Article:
|Conservation status||Most populations should be considered threatened or endangered because of extremely limited habitat.|
|Family||Rails, Gallinules, Coots|
|Habitat||Salt marshes along the coast, also brackish and freshwater marshes inland. Along the Pacific Coast, strictly a bird of salt marsh, sometimes in adjacent brackish marsh. The "Yuma" Clapper Rail inhabits freshwater marsh along the lower Colorado River and nearby areas.|
Forages by walking in shallow water or on mud, especially on falling tide or at low tide, picking up items from the ground or vegetation, sometimes probing in mud or water.
Usually 7-11, sometimes 5-12 or more. Pale yellow to olive-buff, blotched with brown and gray. Incubation is by both sexes, 23-29 days.
Downy young may leave nest soon after hatching. Both parents probably feed young. Parents may brood young in a separate nest from the one in which the eggs hatched. Young can fly in about 9-10 weeks.
Includes crustaceans, insects, fish. Diet varies with locality, and includes a wide variety of small prey. Crustaceans often favored, especially crabs, also crayfish and others. Also eats many aquatic insects, small fish, mollusks, worms, frogs. Eats seeds at times.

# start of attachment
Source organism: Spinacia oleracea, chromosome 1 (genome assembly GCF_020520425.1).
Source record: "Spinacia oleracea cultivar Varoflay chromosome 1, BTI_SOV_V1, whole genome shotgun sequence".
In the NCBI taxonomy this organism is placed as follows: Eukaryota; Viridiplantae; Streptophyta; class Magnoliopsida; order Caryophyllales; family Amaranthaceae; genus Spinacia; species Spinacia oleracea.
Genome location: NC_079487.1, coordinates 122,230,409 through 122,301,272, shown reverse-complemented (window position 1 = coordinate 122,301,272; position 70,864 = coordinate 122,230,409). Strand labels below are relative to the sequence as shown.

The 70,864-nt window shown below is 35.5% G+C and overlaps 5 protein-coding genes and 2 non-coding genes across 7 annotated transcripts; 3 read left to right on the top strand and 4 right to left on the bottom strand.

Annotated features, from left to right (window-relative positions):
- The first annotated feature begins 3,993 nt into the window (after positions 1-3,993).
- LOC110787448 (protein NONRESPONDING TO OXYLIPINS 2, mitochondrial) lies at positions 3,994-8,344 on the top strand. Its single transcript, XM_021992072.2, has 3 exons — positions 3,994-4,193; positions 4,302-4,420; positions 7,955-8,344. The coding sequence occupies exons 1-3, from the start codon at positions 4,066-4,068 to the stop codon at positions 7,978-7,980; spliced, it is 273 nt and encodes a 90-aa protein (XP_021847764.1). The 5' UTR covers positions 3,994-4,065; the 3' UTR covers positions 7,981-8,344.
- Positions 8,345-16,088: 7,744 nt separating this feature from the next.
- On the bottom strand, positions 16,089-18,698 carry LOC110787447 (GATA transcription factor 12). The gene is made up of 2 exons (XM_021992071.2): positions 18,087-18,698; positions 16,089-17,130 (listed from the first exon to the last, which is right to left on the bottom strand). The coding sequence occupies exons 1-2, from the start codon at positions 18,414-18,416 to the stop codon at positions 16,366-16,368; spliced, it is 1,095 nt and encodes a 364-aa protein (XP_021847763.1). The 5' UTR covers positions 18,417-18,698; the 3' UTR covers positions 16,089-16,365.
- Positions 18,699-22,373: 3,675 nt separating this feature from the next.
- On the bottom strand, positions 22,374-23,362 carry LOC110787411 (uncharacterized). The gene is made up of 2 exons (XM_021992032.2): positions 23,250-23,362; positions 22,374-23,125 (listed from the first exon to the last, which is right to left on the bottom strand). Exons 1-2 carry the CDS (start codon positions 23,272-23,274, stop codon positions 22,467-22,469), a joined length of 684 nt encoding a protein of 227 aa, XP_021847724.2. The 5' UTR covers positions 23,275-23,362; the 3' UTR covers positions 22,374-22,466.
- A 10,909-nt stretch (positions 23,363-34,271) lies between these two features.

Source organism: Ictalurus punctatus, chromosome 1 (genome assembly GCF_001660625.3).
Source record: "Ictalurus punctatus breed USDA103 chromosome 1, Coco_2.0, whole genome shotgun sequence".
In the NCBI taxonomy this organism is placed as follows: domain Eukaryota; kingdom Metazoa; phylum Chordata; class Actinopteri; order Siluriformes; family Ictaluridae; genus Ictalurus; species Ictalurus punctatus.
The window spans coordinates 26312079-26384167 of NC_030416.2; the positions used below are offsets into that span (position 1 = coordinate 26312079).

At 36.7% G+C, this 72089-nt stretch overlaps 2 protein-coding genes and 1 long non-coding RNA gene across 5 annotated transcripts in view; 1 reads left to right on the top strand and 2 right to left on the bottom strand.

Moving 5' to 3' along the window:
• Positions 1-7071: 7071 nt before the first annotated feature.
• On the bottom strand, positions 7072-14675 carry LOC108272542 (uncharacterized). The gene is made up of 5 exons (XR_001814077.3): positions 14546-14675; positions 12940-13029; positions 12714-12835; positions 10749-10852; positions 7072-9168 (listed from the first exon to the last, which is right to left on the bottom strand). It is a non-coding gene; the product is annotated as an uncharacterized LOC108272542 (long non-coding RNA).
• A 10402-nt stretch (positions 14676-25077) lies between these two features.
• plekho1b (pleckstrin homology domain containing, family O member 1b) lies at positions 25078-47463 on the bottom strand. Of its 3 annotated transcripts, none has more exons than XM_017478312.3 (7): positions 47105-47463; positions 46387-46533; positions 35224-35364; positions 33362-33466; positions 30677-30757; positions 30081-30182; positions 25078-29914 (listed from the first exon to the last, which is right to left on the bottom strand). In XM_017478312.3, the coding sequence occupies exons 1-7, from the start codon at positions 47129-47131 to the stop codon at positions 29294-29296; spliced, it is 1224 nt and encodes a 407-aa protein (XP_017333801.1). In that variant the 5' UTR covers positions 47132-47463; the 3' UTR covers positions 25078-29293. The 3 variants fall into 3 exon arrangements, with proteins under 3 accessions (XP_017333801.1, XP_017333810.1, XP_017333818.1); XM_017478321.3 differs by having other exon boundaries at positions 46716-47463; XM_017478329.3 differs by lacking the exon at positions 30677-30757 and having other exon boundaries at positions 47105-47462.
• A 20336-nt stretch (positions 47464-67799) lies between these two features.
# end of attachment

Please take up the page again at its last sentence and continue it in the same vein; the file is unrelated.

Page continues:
Courtship displays are not well known. Male may feed female. Nest site is in clump of grass or other vegetation in marsh, near the upper reaches of high tide, or on bank near water. Nest (built mostly by male) is well-built cup of grasses and sedges, lined with finer material, often with vegetation woven into a canopy over nest. Often a ramp of plant material leads from ground up to nest.
Illustration © David Allen Sibley.
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Text © Kenn Kaufman, adapted from
Lives of North American Birds
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Found all year in most parts of range. Some may leave upstream areas of Colorado and Gila Rivers in winter.
- All Seasons - Common
- All Seasons - Uncommon
- Breeding - Common
- Breeding - Uncommon
- Winter - Common
- Winter - Uncommon
- Migration - Common
- Migration - Uncommon
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How Climate Change Will Reshape the Range of the Ridgway's Rail
Audubon’s scientists have used 140 million bird observations and sophisticated climate models to project how climate change will affect this bird’s range in the future.
Zoom in to see how this species’s current range will shift, expand, and contract under increased global temperatures.
Climate threats facing the Ridgway's Rail
Choose a temperature scenario below to see which threats will affect this species as warming increases. The same climate change-driven threats that put birds at risk will affect other wildlife and people, too.